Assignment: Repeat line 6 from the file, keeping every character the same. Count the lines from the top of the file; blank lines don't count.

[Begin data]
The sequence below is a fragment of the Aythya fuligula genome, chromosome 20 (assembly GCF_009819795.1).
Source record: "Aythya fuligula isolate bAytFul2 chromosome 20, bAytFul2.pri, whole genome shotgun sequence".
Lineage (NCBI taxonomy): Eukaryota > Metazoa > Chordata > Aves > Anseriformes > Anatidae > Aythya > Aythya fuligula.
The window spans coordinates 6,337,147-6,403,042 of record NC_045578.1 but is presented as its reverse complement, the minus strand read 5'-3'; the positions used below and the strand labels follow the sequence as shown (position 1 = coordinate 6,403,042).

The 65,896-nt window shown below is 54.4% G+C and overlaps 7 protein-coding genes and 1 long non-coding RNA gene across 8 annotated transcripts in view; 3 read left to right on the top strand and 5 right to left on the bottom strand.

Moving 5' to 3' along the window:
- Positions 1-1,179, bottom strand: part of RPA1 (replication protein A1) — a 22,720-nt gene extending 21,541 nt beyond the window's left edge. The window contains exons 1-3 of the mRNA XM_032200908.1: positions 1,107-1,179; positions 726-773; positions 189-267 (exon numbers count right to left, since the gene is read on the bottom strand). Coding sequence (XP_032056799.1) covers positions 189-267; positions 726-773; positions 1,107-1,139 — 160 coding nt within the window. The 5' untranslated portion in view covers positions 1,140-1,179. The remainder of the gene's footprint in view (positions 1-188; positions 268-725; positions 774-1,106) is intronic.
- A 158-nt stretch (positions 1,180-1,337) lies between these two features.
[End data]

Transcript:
Moving 5' to 3' along the window: